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High School Can Be a Real Witch

Katherine Howe's Conversion blends current high school drama with centuries-old drama in this new book. 

High School Can Be a Real Witch

BOOK REPORT for Conversion by Katherine Howe

Cover Story: Polly Want A Cracker!
BFF Charm: Maybe
Swoonworthy Scale: 2
Talky Talk: Serious
Bonus Factors: History
Relationship Status: Let's Just Be Friends

Cover Story: Polly Want A Cracker!

Ok, in all fairness, the yellow bird is a symbol used within the Salem Witch Trials, which is why he graces the cover of this book (although he doesn't come into the story until the very end). Also, there's going to be some thorny problems to overcome, as we can all tell from this cover. 

The Deal:

It's senior year at St. Joan's, a Catholic private school in a small town in Massachusetts. Everyone has worked really, REALLY hard during their high school career, and senior year is starting out no differently. After all, someone has to be named valedictorian, right? This is Colleen Rowley's story, and it sounds like any other high school story, until things start getting weird at St. Joan's. When one of the most popular girls in the class suddenly starts having seizures, the school is gripped with curiousity; when some other girls in her clique begin also suffering severe and weird symptom (hair falling out, Tourette's-like speech problems), suddenly everyone is majorly concerned. Keep in mind, we also need to be studying and finishing homework, which includes reading the play "The Crucible" for AP US History class.

In direct contrast to this very modern story, the book has chapters in between Colleen's story telling us the tale of young Ann Putnam, one of the main girls responsible for sending 19 people to their deaths during the Salem witch trials of the late 1600s. We get to hear this very-well-known story from Ann's perspective, as she sits with her priest, making a full confession for forgiveness at the now-adult age of 27.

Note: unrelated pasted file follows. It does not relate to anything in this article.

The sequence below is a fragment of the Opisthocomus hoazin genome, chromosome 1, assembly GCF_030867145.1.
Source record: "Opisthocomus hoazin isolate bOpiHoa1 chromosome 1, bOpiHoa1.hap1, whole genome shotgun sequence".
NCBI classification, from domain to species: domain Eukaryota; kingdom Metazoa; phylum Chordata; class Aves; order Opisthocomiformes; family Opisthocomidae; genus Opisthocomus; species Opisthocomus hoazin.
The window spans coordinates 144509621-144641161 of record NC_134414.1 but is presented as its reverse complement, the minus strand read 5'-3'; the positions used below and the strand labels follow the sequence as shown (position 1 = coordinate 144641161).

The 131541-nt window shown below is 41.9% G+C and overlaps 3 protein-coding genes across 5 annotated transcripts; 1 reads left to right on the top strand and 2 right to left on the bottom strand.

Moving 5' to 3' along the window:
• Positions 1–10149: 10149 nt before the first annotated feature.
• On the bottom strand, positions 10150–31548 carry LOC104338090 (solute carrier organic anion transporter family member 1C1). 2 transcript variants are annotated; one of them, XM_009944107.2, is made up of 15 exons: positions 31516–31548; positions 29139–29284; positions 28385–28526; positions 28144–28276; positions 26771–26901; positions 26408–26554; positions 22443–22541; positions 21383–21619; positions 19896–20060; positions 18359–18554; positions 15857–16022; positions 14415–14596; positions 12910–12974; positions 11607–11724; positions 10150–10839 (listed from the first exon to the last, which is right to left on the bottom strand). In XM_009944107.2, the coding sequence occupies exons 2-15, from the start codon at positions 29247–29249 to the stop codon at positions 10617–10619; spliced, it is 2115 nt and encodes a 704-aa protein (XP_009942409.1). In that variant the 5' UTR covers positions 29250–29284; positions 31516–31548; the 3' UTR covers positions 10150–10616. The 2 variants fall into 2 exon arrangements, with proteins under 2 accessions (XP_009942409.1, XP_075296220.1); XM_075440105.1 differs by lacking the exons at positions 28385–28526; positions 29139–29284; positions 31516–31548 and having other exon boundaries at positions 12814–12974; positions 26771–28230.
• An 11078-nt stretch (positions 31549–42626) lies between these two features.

BFF Charm: Maybe


Colleen is a smart girl, and I liked hanging out with her. She rarely loses her cool, even when things are getting really crazy. That being said, I just didn't really care all that much about her. I kept wondering if she was going to be the next one to fall prey to the Mystery Illness, not something you hope for a good friend, right? Ann Putnam was no better; I liked hearing her side of that terrible story, and she seems more human to me, after having read this book, but I wouldn't want to hang out with that biotch at all. 

Swoonworthy Scale: 2

Even though we're stressing about grades, we certainly have time to meet some new boys, right? Right. Colleen falls in with her friend's boyfriend's friend, Spence, but we never get to see a lot of swoon between these two. These private school kids are too for school, am I right?

Talky Talk: Serious

If you guys know me, you know that I usually just review Agatha Cristie mysteries for this site, so this new book is a little out of the ordinary for me. However, let me be really honest and say, the writing was very good in this novel, and very adult. Aside from the usual "like, totally"s thrown in to remind us these are teenagers we're hanging out with, this is a mature, well told story, and the writing reflects that.

Bonus Factor: History

The Salem Witch Trails are retold in all their brutal glory here, in between the modern story happening at St. Joan's. Author Katherine Howe does a good job getting inside Ann Putnam's head and making us understand, just a little, why she did and said the things she did. I enjoyed these chapters very much!

Casting Call:

Zoe Kazan as Colleen

Colleen is smart, and she's also pretty (a good combination to be!). There are a lot of references to her curly hair, and I pictured her as a brunette, so I thought Zoe Kazan could be a good fit.

Elle Fanning as Emma

Colleen's best friend Emma is a big part of her story, and there are so many references to her blonde, ethereal qualities, it just has to be Elle Fanning.

Hailee Steinfeld as Ann Putnam

Now let's face it, the Puritan outfits these ladies had to wear in the 1600s aren't going to make anyone look cute. But I like this girl's brows-- I feel like she can put on the dowdiest dress and still convey some heavy emotion with that face.

Relationship Status: Let's Just Be Friends

I liked the mystery of trying to figure out what was wrong with the girls at St. Joan's and I liked the historic retelling of the Salem Witch Trials, but this isn't a book I would want to pull off my shelf every summer and dive into again. Don't get me wrong, book, you were good. I think it would just be better if we kept this on the friendly level. 

FTC Full Disclosure: I received a free review copy from Penguin Publishing. I received neither cocktails nor money for this review. Conversion will be available July 1st, 2014.

Jill Brumer's photo About the Author: Jill Brumer is originally from South Carolina, but has lived all over the country and world. She is happy to call Texas home now! An avid reader, Sherlock Holmes addict, college professor, former-actor, all-around artsy/crafty person and small business-owner, she keeps pretty busy!